After going on Operation Raleigh in 1987 the bug bit me and I really wanted to go on another expedition so I applied to go to Guyana on 2E. Given that Raleigh had project managers galore I had to convince Head Office that I had a specialist skill. Well, at that time I was a radio ham, and not a very good one at that, and along with Denis de Gruchy we built a huge aerial at Solea out of bamboo that enabled us to contact people all over the world, including my uncle Rod (who has since died) in Surrey. So for some reason the Raleigh crew thought I knew a thing or two about radios (which I didn’t) and that managed to get me to Guyana as a member of staff. After Guyana I travelled in the Caribbean hitch-hiking on yachts until arriving at St Maarten where I got a job as a sailing and jet ski instructor and as a piano and clarinet player in a band in a posh hotel. It was the life.
Then I sailed across the Atlantic (I didn’t have any money to fly) and was sea sick for a whole month while a crew of Frenchman merrily guzzled wine for breakfast, lunch and tea. Even the thought of alcohol would turn me green. I got my first job through Solihull rotary club who had donated to Raleigh to help me go on the trip. In return I gave them a presentation about my exploits following which somebody obviously thought I was employable. I spent the next 20 or so years in industry working in commercial, sales, marketing and operation roles for blue chip companies including Avery Berkel, Misys and now Aggreko who supply temporary power and temperature control. During this time I lived in Houston, TX for 3 years and am now based in Dubai on assignment running a business that covers Russia, the Middle East, CIS, Turkey and Southern Europe. I get to travel a lot which is great.
My mother inspired me to apply for Raleigh when there was a write-up about it in the Birmingham Evening Mail. My selection weekend was in nearby (not) Dunkeld where it rained the whole time. Initially in Seram I was posted to Kanikeh on the bird project with John Bowler to understand more about the Salmon Crested Cockatoo which is endemic to Seram. I remember on the Wahai Star seeing cages full of these birds which saddened me. Later I worked with Martin Brendell from the British Museum on the entomology project. It was a lot of fun although canopy fogging was somewhat entertaining when the bugs started dropping from the trees onto your head. I think I even discovered a new species of beetle on one outing and Martin mentioned that it would now be in the British Museum although I could never find any such beetles.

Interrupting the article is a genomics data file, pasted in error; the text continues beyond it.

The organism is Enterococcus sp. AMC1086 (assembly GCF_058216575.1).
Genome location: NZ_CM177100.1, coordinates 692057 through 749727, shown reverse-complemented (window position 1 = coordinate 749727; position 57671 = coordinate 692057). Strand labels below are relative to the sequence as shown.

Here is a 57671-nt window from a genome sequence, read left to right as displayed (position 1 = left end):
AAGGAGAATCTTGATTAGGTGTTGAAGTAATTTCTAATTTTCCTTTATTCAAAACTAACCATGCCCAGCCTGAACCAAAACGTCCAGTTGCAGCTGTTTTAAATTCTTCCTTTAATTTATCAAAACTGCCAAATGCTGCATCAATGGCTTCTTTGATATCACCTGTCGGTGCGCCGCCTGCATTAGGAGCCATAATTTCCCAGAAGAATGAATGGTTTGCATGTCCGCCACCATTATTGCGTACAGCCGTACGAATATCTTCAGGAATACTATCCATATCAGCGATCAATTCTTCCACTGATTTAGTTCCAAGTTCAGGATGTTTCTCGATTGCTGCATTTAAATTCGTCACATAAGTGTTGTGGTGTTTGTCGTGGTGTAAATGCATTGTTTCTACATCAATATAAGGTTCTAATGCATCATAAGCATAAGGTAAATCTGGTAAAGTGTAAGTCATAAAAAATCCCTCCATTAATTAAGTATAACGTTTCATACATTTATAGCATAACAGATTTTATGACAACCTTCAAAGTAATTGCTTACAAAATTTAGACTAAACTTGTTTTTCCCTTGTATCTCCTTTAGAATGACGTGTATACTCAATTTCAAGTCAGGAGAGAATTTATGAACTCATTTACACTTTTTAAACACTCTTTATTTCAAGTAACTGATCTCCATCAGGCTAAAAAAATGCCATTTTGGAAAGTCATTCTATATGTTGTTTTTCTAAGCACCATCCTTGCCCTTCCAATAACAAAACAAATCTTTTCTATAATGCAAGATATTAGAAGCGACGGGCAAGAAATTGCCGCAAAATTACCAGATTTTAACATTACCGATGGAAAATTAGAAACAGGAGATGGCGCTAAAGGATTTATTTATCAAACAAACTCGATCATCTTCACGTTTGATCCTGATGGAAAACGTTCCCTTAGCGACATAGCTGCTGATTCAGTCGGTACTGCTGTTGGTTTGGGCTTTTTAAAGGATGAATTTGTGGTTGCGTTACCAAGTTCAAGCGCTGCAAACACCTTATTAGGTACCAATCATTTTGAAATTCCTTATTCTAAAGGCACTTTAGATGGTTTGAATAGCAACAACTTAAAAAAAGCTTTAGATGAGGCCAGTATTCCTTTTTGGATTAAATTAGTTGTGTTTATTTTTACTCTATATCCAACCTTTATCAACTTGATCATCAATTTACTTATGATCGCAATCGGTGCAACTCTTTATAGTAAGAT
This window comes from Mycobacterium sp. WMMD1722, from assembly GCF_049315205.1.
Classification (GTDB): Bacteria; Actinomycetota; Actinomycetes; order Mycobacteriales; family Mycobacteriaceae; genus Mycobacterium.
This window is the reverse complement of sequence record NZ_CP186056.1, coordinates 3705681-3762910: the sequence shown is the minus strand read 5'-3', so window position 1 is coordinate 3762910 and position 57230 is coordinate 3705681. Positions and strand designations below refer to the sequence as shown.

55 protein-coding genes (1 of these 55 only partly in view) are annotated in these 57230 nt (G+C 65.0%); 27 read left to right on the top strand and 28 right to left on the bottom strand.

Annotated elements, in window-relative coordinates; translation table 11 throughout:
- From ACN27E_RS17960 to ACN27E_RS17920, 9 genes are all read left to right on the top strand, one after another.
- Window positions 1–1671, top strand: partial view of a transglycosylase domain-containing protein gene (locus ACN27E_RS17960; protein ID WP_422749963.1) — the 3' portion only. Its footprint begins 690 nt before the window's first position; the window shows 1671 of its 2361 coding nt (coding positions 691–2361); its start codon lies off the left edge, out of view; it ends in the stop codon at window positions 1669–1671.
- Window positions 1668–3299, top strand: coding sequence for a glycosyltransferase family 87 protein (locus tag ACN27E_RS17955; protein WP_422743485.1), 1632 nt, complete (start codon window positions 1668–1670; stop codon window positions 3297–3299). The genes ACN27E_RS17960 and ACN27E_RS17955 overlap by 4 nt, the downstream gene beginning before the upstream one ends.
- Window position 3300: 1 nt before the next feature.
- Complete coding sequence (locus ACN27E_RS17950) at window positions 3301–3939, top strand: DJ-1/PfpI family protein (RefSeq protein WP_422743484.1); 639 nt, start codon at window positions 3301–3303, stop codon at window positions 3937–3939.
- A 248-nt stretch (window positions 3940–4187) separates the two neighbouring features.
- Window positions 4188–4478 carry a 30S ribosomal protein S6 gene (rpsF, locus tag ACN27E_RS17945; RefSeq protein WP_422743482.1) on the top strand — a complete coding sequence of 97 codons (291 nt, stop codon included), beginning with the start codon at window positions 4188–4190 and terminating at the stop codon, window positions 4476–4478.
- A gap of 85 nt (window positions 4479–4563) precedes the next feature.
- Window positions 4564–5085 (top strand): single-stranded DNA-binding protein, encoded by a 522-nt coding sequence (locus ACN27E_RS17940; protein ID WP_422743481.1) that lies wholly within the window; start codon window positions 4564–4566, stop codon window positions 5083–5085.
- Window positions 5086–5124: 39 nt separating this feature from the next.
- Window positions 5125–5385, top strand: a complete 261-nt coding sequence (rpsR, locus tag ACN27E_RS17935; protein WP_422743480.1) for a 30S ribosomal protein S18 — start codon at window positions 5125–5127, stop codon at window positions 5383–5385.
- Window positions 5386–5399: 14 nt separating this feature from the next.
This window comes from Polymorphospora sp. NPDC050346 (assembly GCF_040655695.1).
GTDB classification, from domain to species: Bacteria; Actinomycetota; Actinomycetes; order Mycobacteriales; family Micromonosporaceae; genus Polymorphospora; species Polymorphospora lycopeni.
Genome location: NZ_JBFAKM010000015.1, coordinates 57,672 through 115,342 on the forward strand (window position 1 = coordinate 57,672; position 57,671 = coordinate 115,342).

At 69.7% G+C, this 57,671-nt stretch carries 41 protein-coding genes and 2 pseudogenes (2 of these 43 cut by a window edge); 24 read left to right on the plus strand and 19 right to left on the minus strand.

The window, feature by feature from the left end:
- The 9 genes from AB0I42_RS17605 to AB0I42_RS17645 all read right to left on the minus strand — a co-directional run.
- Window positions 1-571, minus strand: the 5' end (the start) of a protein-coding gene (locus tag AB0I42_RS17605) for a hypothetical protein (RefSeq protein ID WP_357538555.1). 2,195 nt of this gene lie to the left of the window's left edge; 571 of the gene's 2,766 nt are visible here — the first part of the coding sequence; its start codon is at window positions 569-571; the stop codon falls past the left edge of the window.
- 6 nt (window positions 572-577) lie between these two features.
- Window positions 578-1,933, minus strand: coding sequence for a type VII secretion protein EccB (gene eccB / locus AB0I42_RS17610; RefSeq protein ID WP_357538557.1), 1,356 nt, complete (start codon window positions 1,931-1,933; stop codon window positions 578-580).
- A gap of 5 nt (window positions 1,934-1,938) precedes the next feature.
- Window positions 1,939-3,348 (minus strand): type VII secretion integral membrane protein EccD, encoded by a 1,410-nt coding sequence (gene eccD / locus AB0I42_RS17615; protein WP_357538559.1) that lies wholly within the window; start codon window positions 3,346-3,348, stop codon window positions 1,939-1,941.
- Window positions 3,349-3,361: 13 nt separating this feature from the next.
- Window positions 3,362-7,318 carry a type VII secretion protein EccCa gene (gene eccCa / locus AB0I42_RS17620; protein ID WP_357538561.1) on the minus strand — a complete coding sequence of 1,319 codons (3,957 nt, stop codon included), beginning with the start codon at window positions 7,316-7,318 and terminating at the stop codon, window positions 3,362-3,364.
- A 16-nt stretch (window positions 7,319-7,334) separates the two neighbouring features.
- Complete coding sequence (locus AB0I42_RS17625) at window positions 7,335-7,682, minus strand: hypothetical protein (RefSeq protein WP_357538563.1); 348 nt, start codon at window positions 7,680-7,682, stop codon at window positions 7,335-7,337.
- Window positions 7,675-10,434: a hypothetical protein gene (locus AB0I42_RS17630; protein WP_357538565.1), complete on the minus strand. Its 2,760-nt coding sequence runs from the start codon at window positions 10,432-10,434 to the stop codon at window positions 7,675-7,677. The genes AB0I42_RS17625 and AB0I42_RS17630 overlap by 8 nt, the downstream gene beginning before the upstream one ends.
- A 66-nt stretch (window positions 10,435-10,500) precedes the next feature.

Memorable moments for me? There are so many – seeing the huge fruit bats with wings as huge as pelicans flying overhead as the sun was setting in Suwai; sitting on the toilet over the river at Solea in the middle of the night watching the stars and thinking how black the sky was; playing my clarinet in the jungle (I was totally bonkers to have carried this in); wearing out a pair of jungle boots after just 1 week of hiking (I didn’t buy cheap after that); the trek up to Mount Binai; the remoteness of everything about Seram; stray dogs; the heat; the villages (where did they get posters of U2 from?). Looking back, Raleigh had a pretty major impact on my life and development as a young man. It certainly inspired me to walk most of the long distance footpaths in the UK and even take my new wife on a 300 mile trek through the John Muir Wilderness in California for our honeymoon (she actually threatened to divorce me on the first day of walking, although a tin of crabmeat that I had been saving as a treat seemed to win her over). Above all Raleigh gave me the confidence and inspiration to strive a bit harder and this has helped me through both the good and bad times.
Would really like to get in touch with any other OR Seram folk. My email address is Jeremy.email@example.com so please drop me a line!
Photo of Seram Cockatoo by Kai Bansner